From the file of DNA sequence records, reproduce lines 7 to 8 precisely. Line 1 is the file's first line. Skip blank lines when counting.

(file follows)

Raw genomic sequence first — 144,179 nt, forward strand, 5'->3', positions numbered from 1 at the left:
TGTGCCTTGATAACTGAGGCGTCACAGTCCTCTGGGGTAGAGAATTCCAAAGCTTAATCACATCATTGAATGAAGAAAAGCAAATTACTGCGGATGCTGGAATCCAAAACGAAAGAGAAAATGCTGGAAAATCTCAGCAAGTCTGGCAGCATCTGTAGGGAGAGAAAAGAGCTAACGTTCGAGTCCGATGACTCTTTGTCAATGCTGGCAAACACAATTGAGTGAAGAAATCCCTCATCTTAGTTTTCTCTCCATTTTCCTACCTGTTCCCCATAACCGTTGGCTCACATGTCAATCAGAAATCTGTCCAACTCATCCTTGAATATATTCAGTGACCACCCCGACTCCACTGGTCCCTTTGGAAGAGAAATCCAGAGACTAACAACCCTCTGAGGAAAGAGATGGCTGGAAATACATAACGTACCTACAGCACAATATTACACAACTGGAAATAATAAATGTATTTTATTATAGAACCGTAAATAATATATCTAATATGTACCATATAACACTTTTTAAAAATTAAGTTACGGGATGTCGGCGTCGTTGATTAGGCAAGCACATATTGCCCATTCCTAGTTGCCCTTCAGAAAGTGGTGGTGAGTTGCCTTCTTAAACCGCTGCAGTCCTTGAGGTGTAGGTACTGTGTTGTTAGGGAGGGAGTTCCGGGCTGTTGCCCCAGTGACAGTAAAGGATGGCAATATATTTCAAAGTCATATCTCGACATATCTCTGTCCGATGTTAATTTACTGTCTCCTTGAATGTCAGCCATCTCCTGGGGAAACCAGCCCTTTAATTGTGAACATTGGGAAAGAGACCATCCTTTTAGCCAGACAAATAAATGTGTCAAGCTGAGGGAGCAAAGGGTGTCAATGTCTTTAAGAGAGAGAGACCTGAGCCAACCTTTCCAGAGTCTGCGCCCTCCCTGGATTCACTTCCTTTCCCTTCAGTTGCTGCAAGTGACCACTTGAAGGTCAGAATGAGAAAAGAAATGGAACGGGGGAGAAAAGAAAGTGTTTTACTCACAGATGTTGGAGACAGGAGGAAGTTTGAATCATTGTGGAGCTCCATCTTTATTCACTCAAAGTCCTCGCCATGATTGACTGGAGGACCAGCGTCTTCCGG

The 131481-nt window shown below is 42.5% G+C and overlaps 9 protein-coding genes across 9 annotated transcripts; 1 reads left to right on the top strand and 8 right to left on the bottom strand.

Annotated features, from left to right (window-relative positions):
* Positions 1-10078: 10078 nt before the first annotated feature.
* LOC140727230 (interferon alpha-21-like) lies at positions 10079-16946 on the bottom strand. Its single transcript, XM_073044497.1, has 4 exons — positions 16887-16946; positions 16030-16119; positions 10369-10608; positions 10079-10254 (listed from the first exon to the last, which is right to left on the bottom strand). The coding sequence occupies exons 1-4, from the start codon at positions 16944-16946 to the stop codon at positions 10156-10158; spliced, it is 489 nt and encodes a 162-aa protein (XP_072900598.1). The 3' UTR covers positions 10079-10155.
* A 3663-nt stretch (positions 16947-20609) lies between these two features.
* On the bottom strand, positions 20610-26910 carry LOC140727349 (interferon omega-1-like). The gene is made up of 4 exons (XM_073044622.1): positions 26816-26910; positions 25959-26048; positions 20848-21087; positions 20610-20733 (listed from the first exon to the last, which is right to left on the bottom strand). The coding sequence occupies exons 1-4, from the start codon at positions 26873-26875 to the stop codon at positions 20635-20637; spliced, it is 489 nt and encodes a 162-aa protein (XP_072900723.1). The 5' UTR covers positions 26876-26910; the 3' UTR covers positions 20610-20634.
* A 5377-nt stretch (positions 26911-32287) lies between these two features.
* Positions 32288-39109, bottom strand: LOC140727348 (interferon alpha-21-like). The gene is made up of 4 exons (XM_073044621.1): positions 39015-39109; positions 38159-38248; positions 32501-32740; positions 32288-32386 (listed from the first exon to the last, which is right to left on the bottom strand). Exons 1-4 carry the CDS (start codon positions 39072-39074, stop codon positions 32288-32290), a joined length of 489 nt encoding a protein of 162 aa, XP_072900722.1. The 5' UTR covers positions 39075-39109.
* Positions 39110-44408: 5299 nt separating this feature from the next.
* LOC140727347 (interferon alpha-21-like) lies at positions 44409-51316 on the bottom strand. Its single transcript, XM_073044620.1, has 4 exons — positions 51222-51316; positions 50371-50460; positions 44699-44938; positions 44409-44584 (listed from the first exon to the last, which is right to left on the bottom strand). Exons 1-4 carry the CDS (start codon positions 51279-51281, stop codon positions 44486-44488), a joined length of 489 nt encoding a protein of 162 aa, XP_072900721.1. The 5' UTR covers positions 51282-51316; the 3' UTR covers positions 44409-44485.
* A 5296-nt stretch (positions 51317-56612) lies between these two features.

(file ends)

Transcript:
* A 3663-nt stretch (positions 16947-20609) lies between these two features.
* On the bottom strand, positions 20610-26910 carry LOC140727349 (interferon omega-1-like). The gene is made up of 4 exons (XM_073044622.1): positions 26816-26910; positions 25959-26048; positions 20848-21087; positions 20610-20733 (listed from the first exon to the last, which is right to left on the bottom strand). The coding sequence occupies exons 1-4, from the start codon at positions 26873-26875 to the stop codon at positions 20635-20637; spliced, it is 489 nt and encodes a 162-aa protein (XP_072900723.1). The 5' UTR covers positions 26876-26910; the 3' UTR covers positions 20610-20634.